Molecular Nanorovers: A roadmap to molecular superlubricity
Third-party funded project
Project title Molecular Nanorovers: A roadmap to molecular superlubricity
Principal Investigator(s) Vilhena Albuquerque D'Orey, José Guilherme
Co-Investigator(s) Meyer, Ernst
Organisation / Research unit Departement Physik / Nanomechanik (Meyer)
Project start 01.03.2020
Probable end 28.02.2021
Status Active

Understanding and choreographing the dance of molecules is a matter of utmost complexity as not only
requires a detailed knowledge of their intricate internal dynamics but also how the latter affects and is influenced by its
surroundings. Fueled by the practical interest of controlling molecular motion/diffusion in organic synthesis, catalysis,
… , throughout history we witnessed ever ingenious ways to control/activate the motion of molecules: from the plain
old heating and stirring, up to microwave and laser guided molecular streams[1]. Yet, a seemingly control of molecular
motion at solid interfaces has thus far remained elusive. The challenge stems from understanding how an external
stimuli (e.g. light, electrical or chemical energy) can be harnessed to induce structural modifications or alter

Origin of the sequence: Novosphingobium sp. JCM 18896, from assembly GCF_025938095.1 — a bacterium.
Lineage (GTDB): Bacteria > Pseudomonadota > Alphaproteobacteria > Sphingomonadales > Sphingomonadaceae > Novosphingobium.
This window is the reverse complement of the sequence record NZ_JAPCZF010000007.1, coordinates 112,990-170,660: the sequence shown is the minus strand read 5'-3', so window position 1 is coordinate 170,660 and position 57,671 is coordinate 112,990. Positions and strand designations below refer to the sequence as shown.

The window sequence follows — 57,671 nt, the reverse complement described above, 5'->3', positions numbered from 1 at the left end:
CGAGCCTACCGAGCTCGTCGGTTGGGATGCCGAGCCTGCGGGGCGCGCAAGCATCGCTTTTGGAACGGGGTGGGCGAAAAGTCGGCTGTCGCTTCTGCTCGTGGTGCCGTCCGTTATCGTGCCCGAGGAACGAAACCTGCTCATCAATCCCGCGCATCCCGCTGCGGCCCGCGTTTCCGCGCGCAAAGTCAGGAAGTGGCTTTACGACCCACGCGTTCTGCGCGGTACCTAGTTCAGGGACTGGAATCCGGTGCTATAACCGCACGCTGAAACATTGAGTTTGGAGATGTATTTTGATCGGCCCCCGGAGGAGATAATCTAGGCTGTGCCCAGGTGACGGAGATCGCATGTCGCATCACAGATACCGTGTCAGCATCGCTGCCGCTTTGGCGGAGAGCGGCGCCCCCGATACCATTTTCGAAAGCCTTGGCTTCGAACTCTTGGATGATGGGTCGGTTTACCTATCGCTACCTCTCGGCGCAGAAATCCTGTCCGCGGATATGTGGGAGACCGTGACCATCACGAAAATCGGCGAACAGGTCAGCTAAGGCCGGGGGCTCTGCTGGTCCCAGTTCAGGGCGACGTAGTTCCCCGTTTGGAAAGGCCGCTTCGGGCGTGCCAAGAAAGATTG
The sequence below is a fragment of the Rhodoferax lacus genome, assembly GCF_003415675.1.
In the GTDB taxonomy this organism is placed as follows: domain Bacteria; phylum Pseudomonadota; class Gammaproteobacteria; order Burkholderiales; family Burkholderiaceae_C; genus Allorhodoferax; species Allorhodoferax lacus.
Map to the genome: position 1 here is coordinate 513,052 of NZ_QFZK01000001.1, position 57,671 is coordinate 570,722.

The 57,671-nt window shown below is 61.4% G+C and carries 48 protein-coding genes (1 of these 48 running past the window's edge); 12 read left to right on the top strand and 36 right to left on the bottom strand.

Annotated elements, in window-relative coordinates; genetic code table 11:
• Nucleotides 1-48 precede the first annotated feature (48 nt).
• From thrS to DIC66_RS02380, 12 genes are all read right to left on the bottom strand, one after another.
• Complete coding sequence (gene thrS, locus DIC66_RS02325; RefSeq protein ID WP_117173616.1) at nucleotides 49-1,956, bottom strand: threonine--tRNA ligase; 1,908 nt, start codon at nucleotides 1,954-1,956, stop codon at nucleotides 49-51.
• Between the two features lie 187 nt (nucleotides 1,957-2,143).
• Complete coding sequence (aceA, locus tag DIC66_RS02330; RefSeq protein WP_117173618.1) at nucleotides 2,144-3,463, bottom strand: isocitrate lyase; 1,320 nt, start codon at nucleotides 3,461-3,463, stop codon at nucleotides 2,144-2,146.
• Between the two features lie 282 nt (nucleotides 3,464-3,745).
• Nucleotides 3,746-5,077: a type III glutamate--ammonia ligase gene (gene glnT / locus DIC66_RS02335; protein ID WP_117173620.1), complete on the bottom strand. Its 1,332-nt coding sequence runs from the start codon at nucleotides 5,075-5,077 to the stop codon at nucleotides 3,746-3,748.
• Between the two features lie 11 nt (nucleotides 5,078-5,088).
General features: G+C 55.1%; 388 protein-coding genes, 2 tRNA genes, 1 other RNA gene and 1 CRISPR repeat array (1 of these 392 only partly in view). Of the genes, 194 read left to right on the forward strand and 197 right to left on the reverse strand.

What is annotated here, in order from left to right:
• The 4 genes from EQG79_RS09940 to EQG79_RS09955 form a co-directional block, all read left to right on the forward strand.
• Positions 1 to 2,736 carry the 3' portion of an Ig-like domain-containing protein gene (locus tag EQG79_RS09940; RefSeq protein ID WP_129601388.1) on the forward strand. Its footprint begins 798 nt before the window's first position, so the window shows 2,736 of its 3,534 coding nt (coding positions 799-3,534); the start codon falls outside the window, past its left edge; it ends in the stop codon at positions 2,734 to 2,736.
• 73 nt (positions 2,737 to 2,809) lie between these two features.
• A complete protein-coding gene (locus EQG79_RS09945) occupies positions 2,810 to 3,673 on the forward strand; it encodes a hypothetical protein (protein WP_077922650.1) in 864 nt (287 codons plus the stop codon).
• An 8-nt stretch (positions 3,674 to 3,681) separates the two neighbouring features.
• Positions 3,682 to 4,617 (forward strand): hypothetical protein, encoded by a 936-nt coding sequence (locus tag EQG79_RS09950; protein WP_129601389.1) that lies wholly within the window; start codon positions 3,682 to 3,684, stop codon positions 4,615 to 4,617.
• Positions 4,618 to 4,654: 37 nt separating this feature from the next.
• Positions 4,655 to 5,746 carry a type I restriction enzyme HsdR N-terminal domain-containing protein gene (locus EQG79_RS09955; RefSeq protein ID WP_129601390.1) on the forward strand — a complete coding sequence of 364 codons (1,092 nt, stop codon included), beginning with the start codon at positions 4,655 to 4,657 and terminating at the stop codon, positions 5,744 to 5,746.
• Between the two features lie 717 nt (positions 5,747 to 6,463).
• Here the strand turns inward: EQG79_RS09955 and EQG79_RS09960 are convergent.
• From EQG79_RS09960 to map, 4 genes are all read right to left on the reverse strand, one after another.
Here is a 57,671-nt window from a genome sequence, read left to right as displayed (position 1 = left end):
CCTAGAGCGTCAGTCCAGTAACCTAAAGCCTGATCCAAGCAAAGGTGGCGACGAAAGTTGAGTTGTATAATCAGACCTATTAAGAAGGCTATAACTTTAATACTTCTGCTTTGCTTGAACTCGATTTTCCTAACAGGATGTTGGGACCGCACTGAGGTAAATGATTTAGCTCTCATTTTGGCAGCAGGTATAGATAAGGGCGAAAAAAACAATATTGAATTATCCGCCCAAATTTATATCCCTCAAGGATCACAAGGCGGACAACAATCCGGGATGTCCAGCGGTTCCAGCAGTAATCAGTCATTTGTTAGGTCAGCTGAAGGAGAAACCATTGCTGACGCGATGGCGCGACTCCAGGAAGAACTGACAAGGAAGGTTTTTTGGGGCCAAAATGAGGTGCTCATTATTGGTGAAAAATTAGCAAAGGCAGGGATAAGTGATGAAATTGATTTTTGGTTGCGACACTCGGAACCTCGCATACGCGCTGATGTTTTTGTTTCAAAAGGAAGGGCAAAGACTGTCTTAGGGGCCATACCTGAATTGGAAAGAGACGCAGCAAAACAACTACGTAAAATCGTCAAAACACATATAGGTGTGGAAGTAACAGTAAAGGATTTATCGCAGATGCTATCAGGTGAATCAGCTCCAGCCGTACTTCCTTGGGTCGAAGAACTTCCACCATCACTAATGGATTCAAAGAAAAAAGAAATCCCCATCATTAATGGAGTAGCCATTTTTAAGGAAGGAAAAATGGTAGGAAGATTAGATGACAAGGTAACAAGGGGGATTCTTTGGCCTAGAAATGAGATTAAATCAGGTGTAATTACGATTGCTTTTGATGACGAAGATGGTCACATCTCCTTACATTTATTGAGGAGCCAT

molecule-surface interactions in such way that generates motion. Such understanding would benefit not only the surface
chemistry at large (e.g. on-surface synthesis[2] and catalysis[3]) but also the growing community of nanoscale synthetic
molecular machines[4,5] since most their biomolecular counterparts operate at interfaces[6]. The difficulty to direct the
motion of molecules over surfaces is perhaps best realized considering that in the 1st nanocar/molecular race[7] only two
out of 7 world class research groups were able to meet the challenge. This consisted in propelling a molecule (each team
could bring its “best contender”) along 100nm in less than 30h!! The sole molecules crossing the finish line required a
large amount of time (considering the distance), were very small molecules and used extremely energy inefficient
propelling mechanisms.
In this project we propose a novel strategy consisting in a bottom-up chemical design of molecules that explore
recent advances in superlubricity and physical chemistry allowing to decrease the energy dissipated during the motion
by one order of magnitude. Whats more, this will enable to remotely/autonomously propel the molecules along well
defined directions using simply an external uniform electric field. To meet this ambitious goal we resort to a synergetic
approach combining state of the art 5K Ultra High Vacuum Scanning Probe Microscopy (UHV-SPM) experiments with
all atom molecular dynamics simulation (MD) with parameters derived a priory from Quantum Mechanical (QM)
calculations. This Spark project will enable the transition of molecular propelling from pulses to fields (STM pulses to
uniform electric fields).

Financed by Swiss National Science Foundation (SNSF)

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